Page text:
If your copy makes you both shake your head and chuckle, you’re probably on the right path.
Remember that this applies for subject lines, too. Try to make them impactful and engaging enough that people will want to open the email in the first place. You might even want to A/B test a few different headlines to see which one gets the most open rates.
5. Know your holidays
Do you sell internationally? Besides translating texts into the appropriate languages, there’s more to consider for these different markets. Different countries have different traditions. In Germany, Christmas is celebrated on the 25th and the 26th. In the Netherlands, Sinterklaas is the day of gift-giving and falls on the 5th of December, so that means planning sales in the Dutch market a bit earlier than the rest. Armenian Christmas falls on January 6th and Orthodox Christmas is on January 7th. Be sure to check if the countries you sell in have different traditions when it comes to the holidays – this should affect your timing and maybe even your offer.
6. Target the right audience with segmentation
Depending on your product line and your Christmas offer, there’s a good chance that one single email will not speak to your entire audience. Just like you might create a few customer personas or target different users in your social media campaigns, you should take the same approach with your email marketing campaigns.
In practice, this might mean that you’ll have different emails going to different demographics. Moms and teenagers obviously want different things, so there’s no sense in promoting the same objects to each group.
A perfect example for this is if your shop has a holiday gift guide for men and for women. Assuming that husbands will be buying their wives presents and vice versa, it would make sense to send your male subscribers the women’s gift guide, etc.
When it comes to B2B businesses, the same idea holds true. Your offer to agencies might be different than it is to retailers. Naturally, you’ll want to send out different emails to each group.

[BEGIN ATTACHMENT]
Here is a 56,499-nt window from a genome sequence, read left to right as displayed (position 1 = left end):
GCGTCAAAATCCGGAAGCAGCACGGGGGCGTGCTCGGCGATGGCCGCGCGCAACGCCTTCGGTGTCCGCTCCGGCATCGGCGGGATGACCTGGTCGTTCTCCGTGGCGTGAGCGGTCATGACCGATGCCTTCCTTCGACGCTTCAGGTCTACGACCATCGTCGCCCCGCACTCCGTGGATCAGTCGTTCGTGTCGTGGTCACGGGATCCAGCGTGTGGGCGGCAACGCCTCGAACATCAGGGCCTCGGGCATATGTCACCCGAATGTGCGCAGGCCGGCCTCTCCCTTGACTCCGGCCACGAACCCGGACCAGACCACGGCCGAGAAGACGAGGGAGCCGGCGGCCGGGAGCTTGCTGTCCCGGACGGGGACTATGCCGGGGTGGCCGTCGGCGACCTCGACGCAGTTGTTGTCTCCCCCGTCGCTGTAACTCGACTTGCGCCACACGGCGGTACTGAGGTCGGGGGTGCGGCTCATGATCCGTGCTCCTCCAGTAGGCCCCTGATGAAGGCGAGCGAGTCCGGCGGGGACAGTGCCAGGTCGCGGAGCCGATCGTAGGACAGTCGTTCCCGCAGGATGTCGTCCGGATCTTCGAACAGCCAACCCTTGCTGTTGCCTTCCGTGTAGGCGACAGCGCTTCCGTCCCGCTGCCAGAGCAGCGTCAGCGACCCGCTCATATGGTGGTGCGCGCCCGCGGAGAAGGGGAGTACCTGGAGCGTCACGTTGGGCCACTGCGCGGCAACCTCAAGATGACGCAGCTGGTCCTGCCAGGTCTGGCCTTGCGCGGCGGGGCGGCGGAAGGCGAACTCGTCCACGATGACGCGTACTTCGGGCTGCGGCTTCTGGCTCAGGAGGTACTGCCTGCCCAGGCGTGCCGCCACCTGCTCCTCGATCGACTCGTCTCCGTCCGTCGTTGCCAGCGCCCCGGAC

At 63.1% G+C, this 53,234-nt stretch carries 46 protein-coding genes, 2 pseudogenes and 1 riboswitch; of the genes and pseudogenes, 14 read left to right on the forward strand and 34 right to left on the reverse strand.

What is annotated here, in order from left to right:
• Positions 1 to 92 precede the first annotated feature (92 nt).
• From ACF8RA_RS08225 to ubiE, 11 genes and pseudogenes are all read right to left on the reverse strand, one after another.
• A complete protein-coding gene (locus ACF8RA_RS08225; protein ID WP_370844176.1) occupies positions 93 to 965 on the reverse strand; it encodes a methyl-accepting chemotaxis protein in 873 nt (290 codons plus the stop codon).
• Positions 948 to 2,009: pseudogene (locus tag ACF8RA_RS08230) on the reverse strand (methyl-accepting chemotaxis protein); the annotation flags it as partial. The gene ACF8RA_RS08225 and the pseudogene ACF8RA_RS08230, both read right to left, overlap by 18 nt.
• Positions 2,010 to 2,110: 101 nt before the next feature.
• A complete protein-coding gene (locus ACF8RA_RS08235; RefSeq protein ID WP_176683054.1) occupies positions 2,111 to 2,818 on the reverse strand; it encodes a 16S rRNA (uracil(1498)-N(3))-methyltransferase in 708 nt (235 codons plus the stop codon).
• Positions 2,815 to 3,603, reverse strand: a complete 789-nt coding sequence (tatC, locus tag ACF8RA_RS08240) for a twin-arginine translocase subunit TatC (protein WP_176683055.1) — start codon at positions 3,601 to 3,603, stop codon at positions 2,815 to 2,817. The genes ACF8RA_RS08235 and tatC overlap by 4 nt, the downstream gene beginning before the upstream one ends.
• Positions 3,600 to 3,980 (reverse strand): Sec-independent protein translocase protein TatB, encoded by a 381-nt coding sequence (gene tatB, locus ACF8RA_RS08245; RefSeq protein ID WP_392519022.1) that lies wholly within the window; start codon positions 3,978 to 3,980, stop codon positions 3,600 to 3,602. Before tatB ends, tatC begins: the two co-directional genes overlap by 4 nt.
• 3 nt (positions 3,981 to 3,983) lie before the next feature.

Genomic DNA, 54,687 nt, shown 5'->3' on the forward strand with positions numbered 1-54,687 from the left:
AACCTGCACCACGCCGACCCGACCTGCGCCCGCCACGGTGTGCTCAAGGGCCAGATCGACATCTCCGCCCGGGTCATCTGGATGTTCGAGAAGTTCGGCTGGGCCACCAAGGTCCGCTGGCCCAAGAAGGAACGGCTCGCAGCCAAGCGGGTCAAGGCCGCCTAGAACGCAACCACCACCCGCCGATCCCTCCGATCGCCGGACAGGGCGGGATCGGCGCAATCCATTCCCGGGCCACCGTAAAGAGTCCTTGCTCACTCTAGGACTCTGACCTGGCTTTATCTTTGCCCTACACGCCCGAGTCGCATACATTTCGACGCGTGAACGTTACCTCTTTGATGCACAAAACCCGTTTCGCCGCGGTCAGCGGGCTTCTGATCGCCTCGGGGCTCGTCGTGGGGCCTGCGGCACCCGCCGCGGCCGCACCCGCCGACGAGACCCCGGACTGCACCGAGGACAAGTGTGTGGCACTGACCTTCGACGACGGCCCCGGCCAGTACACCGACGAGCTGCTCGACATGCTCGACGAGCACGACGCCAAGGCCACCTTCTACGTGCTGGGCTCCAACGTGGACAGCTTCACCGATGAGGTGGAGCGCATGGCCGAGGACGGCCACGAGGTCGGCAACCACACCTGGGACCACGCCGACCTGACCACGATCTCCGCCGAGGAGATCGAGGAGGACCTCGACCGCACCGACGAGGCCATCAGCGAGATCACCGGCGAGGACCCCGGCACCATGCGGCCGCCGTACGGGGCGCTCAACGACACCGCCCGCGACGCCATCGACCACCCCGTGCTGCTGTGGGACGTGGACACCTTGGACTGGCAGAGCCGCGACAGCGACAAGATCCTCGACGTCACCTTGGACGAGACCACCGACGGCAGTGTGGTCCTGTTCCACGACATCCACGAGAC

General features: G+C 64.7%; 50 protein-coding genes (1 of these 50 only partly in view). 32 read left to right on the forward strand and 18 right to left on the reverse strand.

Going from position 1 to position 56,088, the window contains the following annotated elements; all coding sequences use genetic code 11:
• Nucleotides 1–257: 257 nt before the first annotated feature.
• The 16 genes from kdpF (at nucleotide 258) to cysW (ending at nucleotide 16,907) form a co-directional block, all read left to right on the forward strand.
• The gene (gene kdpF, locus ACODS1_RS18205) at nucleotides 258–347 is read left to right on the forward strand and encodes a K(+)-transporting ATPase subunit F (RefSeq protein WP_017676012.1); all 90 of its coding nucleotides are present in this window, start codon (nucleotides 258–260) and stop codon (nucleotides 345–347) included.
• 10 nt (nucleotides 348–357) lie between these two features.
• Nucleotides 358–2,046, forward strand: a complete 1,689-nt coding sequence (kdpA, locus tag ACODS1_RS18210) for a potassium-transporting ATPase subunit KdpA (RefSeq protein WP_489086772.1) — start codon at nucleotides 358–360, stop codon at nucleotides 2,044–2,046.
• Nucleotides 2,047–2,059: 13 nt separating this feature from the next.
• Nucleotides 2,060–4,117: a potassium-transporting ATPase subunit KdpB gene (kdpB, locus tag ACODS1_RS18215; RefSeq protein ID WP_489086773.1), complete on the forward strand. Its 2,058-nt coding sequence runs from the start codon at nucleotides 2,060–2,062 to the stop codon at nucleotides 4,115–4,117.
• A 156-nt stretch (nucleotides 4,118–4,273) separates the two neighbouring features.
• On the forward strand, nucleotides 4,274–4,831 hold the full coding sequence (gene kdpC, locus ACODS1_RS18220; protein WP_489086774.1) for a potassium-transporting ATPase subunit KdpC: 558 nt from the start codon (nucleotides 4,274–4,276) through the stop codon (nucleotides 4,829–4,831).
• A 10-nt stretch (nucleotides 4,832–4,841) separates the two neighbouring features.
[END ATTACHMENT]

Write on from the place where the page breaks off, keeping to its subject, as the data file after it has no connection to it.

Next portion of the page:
7. Have the correct landing page
It’s hard enough getting people to open your email. The next goal is for them to click on the call-to-action (CTA) button. In this day and age, two-clicks really is asking a lot from people. However, if you’ve managed to grab their attention with your email, that means you’re doing something right! The last thing you want to do is guide them to a page that doesn’t show them the information they want to see.
If these potential customers have given you their attention, make sure you hold their attention by guiding them to a landing page that matches your email in style and content. The journey this customer takes after that first click should be completely smooth and cause no confusion. For example, if you’ve caught their attention by showcasing your gift guide, then the landing page should take them directly there, not to the homepage.
Here, the email promises free whitepapers and the landing page (below) delivers on that promise.
Besides the fact that this will make for a better customer journey and thus increase your conversions, it also gives you an opportunity to track your email campaign’s success better. Knowing which emails and which landing pages they’ve landed on can tell you a story of what works and what doesn’t, so you can optimize your efforts in future campaigns.
- Find the sweet spot for sending out your emails. Not too early and not too late
- Make your unique offers clearly visible
- Have fun with your design and texts – and be Christmassy!
- Know your audience and create different versions of your emails for those segments
- Have a strong connection between your emails and the landing page
About the Author:
Alon Eisenberg grew up in New York City and graduated from Boston University with a bachelor’s in Communications. He’s a marketing enthusiast who enjoys researching many topics ranging from e-commerce to education. With a thirst for knowledge, Alon has a creative, yet analytical approach to his work. He has been the Content Manager UK at Trusted Shops since March, 2017.